We had two bites of the cherry in our visits to Villa Maria, appropriately enough given the scale of its operations. A pretty comprehensive tasting of its wines at the Auckland HQ was followed by a whistle-stop tour of the Marlborough with senior winemaker Helen Morrison as expert guide. Here are some highlights:
- in a big winery, the layout, logistics and workflow really repay the tightest planning. Here there is an area devoted to Pinot Noir, the middle section of the winery handles Sauvignon Blanc and other aromatic varieties while the Private Bin and Cellar Selection fruit is handled in the big volume area out-of-doors.
- the Pinot Noir is divided between the larger volumes which are machine-harvested and fermented with selected yeasts on the one hand and the hand-picked portion which goes into cold store for 5-7 days, destemmed and then fermented in open-top tanks. Extraction of colour and tannins is aided with either mechanical punch-down or the Pulseair system which creates homogeneity in the tank but is very gentle. It works by creating a 3-foot bubble of either compressed air or nitrogen which breaks up the cap.
- for Pinot, fermentation temperatures are between 28-30º C for volume wines and up to 34º C for the top quality ones
- after fermentation and maceration, the wine goes straight to barrel
- Sauvignon Blanc production is of course where the really big numbers are and Villa Maria can deal with 1,000 tons a day on a 24-hour basis.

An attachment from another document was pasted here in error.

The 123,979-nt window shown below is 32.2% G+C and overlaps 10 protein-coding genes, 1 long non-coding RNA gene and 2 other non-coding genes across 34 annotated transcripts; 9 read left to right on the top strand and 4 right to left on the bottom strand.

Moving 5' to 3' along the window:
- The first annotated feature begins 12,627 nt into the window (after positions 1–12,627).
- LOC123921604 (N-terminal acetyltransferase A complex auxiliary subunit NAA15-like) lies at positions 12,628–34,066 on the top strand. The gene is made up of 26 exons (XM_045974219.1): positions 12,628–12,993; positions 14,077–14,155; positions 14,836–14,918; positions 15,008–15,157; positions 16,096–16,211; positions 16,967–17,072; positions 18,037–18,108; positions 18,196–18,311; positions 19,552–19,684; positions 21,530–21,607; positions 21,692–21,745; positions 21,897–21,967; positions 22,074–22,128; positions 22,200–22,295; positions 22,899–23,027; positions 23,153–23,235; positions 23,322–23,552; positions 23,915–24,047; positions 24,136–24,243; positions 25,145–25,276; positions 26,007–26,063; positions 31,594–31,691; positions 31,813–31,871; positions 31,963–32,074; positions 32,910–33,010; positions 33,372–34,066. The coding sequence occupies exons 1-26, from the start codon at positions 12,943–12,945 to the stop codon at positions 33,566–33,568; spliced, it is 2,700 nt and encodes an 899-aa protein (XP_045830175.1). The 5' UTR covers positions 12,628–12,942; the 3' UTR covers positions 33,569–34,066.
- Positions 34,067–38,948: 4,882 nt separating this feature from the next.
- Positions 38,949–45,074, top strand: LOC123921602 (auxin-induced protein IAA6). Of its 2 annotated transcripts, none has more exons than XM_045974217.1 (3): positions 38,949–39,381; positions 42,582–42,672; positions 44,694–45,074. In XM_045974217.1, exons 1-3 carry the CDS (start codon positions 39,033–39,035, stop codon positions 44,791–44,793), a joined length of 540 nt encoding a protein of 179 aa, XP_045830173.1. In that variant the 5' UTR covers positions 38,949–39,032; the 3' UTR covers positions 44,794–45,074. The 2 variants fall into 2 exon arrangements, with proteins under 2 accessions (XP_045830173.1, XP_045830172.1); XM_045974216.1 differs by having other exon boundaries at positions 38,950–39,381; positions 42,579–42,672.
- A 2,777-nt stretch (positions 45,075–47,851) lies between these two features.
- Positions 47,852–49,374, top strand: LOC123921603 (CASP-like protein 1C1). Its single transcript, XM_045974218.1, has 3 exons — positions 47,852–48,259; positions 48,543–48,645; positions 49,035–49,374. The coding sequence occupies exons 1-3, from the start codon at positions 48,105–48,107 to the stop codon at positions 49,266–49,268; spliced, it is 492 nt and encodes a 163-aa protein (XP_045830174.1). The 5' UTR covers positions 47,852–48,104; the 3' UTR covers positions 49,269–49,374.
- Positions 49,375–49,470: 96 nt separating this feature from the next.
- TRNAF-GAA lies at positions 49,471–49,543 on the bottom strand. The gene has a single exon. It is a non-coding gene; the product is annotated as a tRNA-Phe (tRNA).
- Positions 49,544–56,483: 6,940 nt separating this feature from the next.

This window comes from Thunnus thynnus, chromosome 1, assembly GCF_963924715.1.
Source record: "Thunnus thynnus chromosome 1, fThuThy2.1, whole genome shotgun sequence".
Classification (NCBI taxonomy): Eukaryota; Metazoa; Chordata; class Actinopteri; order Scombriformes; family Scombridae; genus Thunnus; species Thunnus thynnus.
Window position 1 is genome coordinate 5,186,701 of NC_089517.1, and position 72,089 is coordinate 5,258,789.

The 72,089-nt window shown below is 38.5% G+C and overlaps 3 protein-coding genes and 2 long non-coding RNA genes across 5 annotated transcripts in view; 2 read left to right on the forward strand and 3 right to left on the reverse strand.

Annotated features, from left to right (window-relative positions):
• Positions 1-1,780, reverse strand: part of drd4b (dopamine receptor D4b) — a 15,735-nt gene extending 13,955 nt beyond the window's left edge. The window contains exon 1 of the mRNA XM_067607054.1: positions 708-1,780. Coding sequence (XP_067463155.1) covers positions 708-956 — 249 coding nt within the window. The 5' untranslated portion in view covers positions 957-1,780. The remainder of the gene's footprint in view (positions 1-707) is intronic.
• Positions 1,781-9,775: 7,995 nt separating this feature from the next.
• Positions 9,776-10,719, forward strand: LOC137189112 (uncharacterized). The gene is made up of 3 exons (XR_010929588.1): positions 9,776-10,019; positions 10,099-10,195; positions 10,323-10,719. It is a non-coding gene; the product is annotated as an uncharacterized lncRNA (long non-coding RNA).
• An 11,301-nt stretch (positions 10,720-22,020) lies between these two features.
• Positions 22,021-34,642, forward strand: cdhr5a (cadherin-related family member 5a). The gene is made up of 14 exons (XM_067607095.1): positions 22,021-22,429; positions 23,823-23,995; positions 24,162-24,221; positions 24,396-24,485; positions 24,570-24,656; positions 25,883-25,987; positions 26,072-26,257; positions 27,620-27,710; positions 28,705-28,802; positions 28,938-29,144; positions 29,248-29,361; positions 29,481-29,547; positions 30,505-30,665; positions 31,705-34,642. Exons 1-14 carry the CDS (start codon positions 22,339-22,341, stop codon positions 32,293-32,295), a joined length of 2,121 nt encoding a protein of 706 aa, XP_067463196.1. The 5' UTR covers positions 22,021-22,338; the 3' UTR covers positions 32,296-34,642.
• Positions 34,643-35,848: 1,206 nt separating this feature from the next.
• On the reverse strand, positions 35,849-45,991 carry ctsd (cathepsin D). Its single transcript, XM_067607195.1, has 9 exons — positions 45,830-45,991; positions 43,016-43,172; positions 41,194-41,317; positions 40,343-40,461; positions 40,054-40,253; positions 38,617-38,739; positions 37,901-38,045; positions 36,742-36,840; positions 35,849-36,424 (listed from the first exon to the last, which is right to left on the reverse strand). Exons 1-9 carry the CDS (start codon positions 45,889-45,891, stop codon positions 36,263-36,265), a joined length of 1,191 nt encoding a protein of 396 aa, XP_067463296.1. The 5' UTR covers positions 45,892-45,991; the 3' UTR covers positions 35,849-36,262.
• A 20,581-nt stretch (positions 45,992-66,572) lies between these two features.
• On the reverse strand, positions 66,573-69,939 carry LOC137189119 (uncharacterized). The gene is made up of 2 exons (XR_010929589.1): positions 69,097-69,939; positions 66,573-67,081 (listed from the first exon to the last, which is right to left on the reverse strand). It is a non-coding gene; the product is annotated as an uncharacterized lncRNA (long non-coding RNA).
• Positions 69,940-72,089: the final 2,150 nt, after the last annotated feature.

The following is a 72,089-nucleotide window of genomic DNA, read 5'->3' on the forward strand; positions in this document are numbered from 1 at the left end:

- Sulphur dioxide, in the form of PMS, is added in the vineyard to control oxidation from the first, the fruit is machine-picked for quality and low temperatures. it is further chilled to 8º C. It is then pressed in the giant 100-ton presses. Pectolytic enzyme is added to help clarify the must. The big, tipping tanks you can see in the pictures can deal with 20 tons at a time.
- The yeast propagation machine starts with a kilo of yeast added to the juice. It is aerated with a bubble machine and the cell count checked before the volume is repeatedly doubled until you have the requisite amount. By cutting out the lag time when the must is vulnerable to spoilage yeasts, this procedure leads to good healthy ferments and aromatically pure wines.
- the flotation method is used to clarify musts, instead of cold settling, with a stream of nitrogen pushing solids to the top where they can be removed, allowing the fruit to get from vineyard to fermentation tank in 24 hours
- lees clarification for high-volume wines is carried out with a crossflow ceramic filter
If you have ever wondered why high-quality volume Kiwi Sauvignon Blanc is consistent, vivacious and aromatic, this precise workflow and commitment to the best technology are one of the reasons – making the most of the quality of the fruit that is picked.
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